The Buffer cache is implemented as a chain of blocks linked together under a hash value known as cache buffer chains (CBC). When a buffer is requested the hash value of the chain where the buffer is, will be calculated and then that chain is scanned by walking the chain until the buffer is found. Each chain is protected by a latch to prevent it from being changed while it is scanned. Processes need to acquire the child latch to scan the CBC for buffer, other processes would wait until the child latch is released on wait ‘latch: cache buffers chains’.
Contention on the cache buffers chains latch may occur when block headers are accessed very frequently (via logical reads), and these blocks are often referred to as Hot blocks.
Following are the common approaches to mitigate the wait on “latch: cache buffers chains” wait event:-
- Examine the application to see if the execution of certain DML and SELECT statements can be reorganized to eliminate contention on the object. This may be because individual SQL statements are reading more buffers than they need to or SQL affecting specific buffers does so at the same time.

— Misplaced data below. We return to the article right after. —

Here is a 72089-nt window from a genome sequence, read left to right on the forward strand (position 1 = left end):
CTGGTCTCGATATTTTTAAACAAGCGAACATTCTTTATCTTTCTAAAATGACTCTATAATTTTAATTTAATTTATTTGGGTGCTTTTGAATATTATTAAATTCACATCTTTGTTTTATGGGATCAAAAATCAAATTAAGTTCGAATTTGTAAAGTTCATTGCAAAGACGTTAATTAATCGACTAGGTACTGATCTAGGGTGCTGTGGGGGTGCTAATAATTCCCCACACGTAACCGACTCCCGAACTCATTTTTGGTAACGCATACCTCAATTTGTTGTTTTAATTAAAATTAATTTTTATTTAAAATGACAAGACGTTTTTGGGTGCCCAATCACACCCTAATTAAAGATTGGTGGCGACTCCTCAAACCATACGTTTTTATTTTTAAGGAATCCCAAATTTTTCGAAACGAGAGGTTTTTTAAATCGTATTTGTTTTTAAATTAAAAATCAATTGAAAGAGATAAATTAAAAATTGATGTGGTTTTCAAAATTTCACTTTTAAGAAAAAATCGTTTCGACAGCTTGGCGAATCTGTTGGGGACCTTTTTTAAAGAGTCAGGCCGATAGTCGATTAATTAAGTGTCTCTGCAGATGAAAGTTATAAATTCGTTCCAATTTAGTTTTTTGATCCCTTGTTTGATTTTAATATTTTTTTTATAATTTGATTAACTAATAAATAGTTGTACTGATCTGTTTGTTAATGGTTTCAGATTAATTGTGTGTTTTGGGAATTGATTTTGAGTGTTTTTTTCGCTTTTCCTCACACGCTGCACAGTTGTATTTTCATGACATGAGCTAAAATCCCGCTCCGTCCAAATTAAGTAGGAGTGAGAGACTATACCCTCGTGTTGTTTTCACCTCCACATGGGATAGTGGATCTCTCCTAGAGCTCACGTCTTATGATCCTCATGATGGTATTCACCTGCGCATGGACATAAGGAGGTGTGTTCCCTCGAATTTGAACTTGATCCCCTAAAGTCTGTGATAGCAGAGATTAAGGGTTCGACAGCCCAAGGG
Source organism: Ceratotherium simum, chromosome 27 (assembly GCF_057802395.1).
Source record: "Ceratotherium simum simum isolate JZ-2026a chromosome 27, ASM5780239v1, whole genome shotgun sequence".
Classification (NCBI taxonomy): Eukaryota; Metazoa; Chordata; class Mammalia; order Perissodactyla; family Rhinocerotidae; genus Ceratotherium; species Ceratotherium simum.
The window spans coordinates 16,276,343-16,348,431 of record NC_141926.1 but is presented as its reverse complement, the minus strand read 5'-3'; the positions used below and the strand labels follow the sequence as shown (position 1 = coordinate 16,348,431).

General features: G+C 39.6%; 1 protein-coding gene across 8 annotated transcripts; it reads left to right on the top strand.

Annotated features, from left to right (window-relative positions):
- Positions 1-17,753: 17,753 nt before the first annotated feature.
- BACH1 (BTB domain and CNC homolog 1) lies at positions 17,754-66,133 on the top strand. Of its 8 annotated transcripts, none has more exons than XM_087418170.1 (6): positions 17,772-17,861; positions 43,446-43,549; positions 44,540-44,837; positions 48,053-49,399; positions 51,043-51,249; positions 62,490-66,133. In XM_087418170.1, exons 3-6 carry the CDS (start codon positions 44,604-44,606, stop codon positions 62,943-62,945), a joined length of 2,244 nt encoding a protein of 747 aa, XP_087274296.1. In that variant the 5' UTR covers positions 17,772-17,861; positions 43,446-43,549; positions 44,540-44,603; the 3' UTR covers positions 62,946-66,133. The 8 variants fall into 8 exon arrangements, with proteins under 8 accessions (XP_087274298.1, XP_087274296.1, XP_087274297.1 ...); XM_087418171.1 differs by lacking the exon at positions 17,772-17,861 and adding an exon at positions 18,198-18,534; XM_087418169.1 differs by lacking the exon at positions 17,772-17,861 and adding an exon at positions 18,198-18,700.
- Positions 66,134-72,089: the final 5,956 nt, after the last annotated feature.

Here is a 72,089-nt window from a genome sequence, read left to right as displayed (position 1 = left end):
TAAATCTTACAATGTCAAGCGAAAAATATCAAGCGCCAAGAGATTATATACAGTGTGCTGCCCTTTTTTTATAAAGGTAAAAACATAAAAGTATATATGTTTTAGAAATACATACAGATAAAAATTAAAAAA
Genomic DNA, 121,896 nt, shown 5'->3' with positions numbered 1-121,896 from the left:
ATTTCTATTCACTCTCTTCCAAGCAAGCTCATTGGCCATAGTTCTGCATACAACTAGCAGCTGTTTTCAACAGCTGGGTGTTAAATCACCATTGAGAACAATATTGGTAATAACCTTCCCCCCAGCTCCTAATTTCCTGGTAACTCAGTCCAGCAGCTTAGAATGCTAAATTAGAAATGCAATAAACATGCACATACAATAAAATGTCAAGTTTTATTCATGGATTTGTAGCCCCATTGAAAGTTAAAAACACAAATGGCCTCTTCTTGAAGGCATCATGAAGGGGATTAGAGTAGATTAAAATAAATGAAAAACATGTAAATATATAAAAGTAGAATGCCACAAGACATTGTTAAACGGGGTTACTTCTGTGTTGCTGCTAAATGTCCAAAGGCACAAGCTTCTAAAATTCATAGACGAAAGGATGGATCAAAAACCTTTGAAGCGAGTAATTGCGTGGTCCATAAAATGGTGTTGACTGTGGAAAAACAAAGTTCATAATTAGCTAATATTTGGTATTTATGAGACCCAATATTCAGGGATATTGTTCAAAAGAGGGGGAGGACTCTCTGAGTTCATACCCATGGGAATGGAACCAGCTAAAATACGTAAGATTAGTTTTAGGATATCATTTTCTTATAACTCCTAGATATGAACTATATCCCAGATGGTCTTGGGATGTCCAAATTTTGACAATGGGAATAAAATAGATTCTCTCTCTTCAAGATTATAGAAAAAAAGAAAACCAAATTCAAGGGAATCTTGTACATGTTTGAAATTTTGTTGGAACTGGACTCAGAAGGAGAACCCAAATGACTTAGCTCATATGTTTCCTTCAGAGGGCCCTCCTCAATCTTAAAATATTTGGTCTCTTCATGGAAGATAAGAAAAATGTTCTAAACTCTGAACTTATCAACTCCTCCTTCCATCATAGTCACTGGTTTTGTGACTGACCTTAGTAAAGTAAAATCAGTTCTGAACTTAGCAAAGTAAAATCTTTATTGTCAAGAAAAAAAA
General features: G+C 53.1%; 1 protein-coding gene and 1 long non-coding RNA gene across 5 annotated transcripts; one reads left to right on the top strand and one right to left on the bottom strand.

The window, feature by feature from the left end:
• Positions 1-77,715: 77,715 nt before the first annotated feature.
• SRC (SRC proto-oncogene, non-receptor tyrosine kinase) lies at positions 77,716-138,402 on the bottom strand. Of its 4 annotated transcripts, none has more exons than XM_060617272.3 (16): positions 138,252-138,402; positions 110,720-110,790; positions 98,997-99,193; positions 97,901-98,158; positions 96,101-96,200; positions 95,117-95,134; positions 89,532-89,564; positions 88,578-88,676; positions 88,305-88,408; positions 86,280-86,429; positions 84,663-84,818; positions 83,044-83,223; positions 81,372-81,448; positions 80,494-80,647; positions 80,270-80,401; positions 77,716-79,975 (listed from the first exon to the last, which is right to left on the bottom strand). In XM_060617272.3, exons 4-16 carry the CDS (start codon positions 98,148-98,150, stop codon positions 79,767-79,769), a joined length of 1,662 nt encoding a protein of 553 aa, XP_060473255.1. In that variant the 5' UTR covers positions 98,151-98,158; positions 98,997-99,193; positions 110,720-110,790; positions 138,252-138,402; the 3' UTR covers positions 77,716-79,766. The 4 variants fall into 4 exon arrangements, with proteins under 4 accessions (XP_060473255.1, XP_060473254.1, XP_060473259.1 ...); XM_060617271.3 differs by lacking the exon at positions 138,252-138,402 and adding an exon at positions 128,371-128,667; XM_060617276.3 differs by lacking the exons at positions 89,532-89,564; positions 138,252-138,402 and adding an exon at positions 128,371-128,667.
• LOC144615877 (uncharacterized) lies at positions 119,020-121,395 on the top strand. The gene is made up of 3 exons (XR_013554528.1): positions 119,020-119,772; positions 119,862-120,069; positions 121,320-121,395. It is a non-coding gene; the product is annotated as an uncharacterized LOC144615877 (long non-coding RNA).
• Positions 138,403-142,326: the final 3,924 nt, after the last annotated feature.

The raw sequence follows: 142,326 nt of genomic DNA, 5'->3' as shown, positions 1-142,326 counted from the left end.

- DBWR throughput may have a factor in this as well because this determines how quickly buffers are flushed to disk. If dirty buffers are present then processes requesting those buffers may need to find earlier version meaning that they hold latches longer increasing the chances of contention. If using multiple DBWR’s then increase the number of DBWR’s.
- Increase the PCTFREE for the table storage parameters via ALTER TABLE or rebuild. This will result in less rows per block such that there is less chance of the same buffers being requested by processes.
- Consider implementing reverse key indexes (if range scans aren’t commonly used against the segment)